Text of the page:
Goodbye, Silver Bullet – Hello, Golden Balance: Preparing Publishing for a Cookieless Future

By Jackie Lee, head of publishers and media industry at Similarweb

The free and open internet as we know it is not free at all: Someone somewhere is footing the bill so publishers can fund the creation of that “free” content.

Publishers used to do that with high-margin print and linear TV ads before those revenue streams were replaced by technologies underpinned by third-party cookies. Now, cookies are disappearing from the biggest platforms – maybe as soon as next year.

With shifting deprecation timelines, ad sellers have precious little time to build first-party data warehouses, scale up subscription programs, develop new strategies, and implement cookie-free solutions – but there’s no silver bullet. Advertising success in a cookieless future will instead depend on a balance of solutions, each weighed by what they enable publishers to do.

Thriving without cookies

With massive resources to test new revenue models, we can assume the biggest market leaders will do just fine once cookies are phased out. But what about brands that don’t have the powerhouse resources of legacy publishers?

The good news is first-party and contextual data are starting to emerge as promising solutions that all publishers and media brands can use to keep the money train moving in a more ethical, brand-safe way. Even better, these are not contingent on Google’s or Apple’s decisions.

However, both options come with inherent trade-offs. First-party data on its own may be rich in detail but difficult to scale and move. On the other hand, contextual data is super scalable, but it lacks specificity.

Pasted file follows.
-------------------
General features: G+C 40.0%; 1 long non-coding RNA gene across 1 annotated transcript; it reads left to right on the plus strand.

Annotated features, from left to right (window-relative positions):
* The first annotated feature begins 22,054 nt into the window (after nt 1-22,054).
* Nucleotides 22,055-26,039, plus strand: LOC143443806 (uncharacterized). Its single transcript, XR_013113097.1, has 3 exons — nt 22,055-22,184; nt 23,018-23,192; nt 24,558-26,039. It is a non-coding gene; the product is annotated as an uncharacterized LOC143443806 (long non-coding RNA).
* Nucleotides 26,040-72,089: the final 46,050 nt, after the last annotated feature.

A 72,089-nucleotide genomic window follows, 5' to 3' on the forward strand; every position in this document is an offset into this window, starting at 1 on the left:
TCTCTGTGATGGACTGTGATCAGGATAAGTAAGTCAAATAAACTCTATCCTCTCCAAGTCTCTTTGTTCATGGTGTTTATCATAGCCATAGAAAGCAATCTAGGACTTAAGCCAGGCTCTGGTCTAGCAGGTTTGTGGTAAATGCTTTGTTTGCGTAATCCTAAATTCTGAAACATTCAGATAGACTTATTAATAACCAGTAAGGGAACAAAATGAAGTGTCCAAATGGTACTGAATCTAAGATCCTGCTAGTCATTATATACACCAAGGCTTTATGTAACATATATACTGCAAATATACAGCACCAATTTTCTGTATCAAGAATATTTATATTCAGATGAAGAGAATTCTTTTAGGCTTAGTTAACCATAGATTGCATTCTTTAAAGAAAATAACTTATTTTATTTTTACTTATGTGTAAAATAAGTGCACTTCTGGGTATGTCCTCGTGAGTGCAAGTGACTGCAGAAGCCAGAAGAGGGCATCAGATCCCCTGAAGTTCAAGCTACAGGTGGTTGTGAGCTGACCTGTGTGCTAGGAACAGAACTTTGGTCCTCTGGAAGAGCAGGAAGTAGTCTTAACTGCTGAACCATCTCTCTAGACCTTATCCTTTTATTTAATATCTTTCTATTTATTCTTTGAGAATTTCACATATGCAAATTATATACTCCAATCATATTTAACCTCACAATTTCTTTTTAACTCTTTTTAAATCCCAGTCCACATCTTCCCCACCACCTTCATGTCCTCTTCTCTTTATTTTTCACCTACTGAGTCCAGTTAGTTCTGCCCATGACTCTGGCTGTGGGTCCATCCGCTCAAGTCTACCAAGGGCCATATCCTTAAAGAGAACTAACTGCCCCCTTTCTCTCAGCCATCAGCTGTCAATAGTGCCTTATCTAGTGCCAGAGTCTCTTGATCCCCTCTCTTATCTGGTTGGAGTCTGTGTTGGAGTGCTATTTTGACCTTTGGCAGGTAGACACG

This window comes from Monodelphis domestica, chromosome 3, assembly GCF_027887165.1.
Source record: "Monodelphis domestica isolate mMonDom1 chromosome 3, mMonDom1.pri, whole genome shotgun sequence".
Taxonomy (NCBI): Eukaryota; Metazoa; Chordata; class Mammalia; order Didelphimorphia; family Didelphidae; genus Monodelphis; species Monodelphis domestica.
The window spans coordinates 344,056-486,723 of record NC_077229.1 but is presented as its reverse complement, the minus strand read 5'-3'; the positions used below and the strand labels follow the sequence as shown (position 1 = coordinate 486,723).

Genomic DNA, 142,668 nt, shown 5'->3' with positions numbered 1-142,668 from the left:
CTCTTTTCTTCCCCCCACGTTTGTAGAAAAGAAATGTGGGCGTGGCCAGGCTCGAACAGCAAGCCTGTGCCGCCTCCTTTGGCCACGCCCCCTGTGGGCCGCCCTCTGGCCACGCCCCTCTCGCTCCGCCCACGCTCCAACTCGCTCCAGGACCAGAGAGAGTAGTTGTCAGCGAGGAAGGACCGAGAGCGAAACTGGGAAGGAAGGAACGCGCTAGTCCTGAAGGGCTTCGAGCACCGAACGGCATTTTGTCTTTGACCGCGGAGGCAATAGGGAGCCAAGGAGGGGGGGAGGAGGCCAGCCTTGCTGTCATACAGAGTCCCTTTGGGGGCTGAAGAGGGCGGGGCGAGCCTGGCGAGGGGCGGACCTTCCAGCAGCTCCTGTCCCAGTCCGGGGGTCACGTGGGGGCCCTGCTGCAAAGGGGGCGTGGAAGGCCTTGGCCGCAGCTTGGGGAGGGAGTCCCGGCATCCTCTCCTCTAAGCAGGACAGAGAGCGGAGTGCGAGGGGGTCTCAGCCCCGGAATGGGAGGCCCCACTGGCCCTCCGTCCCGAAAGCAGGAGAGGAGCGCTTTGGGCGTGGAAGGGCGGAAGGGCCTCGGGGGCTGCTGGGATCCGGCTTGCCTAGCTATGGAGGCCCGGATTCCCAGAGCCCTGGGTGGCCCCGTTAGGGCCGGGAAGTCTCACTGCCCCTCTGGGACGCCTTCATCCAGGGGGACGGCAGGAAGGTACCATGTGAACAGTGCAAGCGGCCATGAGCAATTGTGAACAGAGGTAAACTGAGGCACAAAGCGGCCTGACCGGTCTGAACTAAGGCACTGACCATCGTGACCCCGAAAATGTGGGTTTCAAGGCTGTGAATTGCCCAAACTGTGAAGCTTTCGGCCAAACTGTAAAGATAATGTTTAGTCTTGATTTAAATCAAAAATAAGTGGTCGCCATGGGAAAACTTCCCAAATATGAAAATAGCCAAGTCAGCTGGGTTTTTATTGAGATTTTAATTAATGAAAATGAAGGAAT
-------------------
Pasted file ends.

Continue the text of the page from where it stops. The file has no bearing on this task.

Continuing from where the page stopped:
The key is finding the optimal mix of both, informed by the right cookieless tools to enable that process. Major brands like Condé Nast and The New York Times are investing in first-party data, leaning into the subscription model and creating smart contextual audience segments.

How can publishers respond?

Several approaches have cropped up to replace the omnipresent cookie, such as Google’s Topics and Trade Desk’s Unified ID, and we expect more to come to market before Google finally shuts down cookies. But these solutions also rely on major third-party providers who can (and will) change direction at any time, making them a liability for publishers.

Instead of putting all their eggs in another basket, publishers need to invest in balanced solutions that let them pick up the slack cookies are leaving behind. Cookieless web analytics solutions let publishers identify and model naturally emerging traffic patterns (both within and across domains), which they can use to sell ad space – without being shackled to cookies and without being subject to the rule-changing whims of a gigantic third party.

Even though the industry is losing its most efficient insights into “who” makes up an audience, it’s still possible to create a proxy audience by focusing on “where” traffic groups are spending their time online. In that way, ad targeting will become a balancing act of solutions that get publishers closer to both the “who” and the “where” (with competitive analysis features like share of voice and conversion efficiency). The future of online advertising is in that balance.

For more than two decades, cookies have underpinned digital ad targeting. Their ubiquity is exactly what makes them such a liability for audiences and third parties, so it’s unlikely that a single point solution will emerge to solve the challenges around targeting, attribution and measurement. The drawbacks to individual solutions – like loss of specificity, lack of data portability and the absence of user matching – means brands will need the right mix of point solutions to be successful in a post-cookie world.

Enjoying this content?

Sign up to be an AdExchanger Member today and get unlimited access to articles like this, plus proprietary data and research, conference discounts, on-demand access to event content, and more!

Join Today!